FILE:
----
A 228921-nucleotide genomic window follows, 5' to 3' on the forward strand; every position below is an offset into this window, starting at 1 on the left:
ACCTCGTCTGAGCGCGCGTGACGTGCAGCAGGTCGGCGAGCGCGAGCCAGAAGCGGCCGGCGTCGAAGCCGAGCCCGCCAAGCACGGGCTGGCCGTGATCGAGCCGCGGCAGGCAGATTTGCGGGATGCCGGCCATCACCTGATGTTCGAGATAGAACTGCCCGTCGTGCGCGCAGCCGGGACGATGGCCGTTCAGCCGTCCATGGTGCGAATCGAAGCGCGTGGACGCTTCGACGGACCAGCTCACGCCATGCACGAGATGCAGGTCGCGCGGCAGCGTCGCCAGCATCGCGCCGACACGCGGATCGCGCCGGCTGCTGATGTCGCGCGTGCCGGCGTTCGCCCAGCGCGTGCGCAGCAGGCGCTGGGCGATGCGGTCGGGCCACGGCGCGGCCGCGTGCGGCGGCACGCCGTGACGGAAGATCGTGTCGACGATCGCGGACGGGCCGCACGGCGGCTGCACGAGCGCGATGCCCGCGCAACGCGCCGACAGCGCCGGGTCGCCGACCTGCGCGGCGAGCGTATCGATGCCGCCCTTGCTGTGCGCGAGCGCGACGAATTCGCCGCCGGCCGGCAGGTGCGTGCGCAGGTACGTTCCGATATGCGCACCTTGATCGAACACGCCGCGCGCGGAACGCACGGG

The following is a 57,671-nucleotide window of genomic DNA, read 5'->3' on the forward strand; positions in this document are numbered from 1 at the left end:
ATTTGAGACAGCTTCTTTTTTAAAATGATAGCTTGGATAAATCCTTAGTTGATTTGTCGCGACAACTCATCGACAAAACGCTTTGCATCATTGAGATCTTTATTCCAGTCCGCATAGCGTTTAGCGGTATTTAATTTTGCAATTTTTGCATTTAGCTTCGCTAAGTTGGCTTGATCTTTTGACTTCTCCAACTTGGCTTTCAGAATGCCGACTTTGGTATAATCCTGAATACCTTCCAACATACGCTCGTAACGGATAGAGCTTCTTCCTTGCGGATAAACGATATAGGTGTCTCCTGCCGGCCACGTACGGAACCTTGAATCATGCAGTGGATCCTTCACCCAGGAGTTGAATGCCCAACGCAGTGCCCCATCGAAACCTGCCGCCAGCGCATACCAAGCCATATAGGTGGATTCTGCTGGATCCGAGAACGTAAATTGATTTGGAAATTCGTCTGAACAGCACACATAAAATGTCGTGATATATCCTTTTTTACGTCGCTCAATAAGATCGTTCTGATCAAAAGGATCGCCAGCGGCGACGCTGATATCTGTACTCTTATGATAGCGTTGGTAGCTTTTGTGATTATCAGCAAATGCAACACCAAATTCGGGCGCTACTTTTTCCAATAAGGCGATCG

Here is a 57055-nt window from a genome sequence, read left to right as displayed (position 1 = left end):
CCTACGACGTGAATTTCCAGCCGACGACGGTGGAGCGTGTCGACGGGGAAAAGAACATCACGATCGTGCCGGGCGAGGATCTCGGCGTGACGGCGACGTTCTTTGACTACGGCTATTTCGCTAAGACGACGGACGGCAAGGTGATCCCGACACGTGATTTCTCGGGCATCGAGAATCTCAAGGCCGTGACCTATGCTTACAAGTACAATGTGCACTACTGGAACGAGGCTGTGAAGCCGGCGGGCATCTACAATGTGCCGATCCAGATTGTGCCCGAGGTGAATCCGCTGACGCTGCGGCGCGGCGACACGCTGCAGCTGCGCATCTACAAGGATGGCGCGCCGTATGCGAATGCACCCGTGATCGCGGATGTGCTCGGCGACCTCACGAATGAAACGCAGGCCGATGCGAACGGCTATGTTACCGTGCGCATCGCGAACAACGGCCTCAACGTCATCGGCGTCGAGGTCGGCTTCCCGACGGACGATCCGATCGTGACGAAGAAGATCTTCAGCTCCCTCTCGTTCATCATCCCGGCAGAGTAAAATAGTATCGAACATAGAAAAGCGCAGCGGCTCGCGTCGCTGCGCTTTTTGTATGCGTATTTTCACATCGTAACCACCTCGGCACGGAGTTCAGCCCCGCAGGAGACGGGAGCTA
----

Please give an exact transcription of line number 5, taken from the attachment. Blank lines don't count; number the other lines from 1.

Here is a 57055-nt window from a genome sequence, read left to right as displayed (position 1 = left end):